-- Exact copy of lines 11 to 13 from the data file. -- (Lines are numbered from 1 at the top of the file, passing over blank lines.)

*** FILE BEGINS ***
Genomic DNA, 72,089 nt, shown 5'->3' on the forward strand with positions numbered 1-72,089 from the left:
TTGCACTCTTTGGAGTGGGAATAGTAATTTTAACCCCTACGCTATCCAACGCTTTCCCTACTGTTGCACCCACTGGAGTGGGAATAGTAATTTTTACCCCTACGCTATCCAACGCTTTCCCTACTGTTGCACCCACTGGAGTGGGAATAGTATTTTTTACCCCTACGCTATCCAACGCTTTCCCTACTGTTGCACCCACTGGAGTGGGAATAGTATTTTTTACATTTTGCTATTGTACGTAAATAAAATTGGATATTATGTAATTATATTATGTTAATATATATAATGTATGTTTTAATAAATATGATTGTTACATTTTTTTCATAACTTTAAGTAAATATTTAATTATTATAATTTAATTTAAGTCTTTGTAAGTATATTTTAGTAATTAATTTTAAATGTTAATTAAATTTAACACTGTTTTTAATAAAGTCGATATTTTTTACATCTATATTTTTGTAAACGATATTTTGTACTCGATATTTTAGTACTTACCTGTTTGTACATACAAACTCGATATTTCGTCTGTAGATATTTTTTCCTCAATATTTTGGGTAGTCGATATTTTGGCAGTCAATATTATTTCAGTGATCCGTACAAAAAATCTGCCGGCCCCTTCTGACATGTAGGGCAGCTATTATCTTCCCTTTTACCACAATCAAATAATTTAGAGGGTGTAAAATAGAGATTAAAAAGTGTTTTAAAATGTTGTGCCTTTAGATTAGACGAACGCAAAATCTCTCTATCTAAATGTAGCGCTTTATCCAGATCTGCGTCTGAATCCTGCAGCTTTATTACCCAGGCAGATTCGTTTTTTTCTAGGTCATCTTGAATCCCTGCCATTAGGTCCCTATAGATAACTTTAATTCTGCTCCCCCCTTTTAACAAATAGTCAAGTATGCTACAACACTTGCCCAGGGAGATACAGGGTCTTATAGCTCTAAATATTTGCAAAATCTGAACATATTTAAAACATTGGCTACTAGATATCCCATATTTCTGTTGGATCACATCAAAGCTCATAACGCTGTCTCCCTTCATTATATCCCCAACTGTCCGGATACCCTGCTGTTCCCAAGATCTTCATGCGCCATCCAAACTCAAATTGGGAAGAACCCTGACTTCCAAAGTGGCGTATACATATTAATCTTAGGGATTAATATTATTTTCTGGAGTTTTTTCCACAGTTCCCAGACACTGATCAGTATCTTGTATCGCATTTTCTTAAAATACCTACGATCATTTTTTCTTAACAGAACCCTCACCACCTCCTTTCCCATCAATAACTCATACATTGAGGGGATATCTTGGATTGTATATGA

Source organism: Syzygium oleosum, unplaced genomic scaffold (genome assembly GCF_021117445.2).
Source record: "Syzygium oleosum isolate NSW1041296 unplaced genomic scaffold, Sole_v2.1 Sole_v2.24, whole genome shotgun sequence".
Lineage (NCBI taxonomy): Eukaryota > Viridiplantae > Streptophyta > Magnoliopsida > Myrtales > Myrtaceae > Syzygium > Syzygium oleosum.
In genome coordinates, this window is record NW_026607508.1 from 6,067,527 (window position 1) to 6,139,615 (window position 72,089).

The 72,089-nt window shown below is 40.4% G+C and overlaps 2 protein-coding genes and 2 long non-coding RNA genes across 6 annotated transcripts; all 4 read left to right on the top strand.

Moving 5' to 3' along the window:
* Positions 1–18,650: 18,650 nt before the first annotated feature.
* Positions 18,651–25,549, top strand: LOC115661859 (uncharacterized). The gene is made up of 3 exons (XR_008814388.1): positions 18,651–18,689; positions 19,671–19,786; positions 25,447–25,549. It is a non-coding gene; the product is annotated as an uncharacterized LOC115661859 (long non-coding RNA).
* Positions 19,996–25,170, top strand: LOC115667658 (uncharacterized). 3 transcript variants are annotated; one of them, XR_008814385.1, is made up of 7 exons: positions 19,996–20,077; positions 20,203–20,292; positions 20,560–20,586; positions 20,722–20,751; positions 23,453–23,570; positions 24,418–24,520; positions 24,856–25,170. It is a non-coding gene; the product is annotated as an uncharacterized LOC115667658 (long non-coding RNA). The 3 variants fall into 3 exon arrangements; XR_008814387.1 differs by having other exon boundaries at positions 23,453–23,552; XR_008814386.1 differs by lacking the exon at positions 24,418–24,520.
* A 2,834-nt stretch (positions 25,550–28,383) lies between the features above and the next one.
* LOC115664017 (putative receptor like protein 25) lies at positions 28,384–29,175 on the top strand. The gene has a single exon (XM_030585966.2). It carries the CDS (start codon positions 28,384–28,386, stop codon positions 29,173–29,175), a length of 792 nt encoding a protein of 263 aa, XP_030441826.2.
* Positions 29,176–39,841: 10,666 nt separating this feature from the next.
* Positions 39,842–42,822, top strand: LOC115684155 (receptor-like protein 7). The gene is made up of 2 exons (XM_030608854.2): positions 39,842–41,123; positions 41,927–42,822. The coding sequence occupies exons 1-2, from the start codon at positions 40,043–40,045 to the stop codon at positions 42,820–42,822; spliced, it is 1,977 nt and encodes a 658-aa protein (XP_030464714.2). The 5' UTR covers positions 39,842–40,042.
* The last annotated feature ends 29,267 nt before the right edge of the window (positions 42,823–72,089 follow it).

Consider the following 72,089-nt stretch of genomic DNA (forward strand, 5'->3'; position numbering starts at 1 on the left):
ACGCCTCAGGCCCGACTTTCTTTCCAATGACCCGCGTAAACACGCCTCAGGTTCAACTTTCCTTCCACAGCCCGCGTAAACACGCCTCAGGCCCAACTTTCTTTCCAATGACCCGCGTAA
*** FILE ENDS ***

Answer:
* Positions 19,996–25,170, top strand: LOC115667658 (uncharacterized). 3 transcript variants are annotated; one of them, XR_008814385.1, is made up of 7 exons: positions 19,996–20,077; positions 20,203–20,292; positions 20,560–20,586; positions 20,722–20,751; positions 23,453–23,570; positions 24,418–24,520; positions 24,856–25,170. It is a non-coding gene; the product is annotated as an uncharacterized LOC115667658 (long non-coding RNA). The 3 variants fall into 3 exon arrangements; XR_008814387.1 differs by having other exon boundaries at positions 23,453–23,552; XR_008814386.1 differs by lacking the exon at positions 24,418–24,520.
* A 2,834-nt stretch (positions 25,550–28,383) lies between the features above and the next one.
* LOC115664017 (putative receptor like protein 25) lies at positions 28,384–29,175 on the top strand. The gene has a single exon (XM_030585966.2). It carries the CDS (start codon positions 28,384–28,386, stop codon positions 29,173–29,175), a length of 792 nt encoding a protein of 263 aa, XP_030441826.2.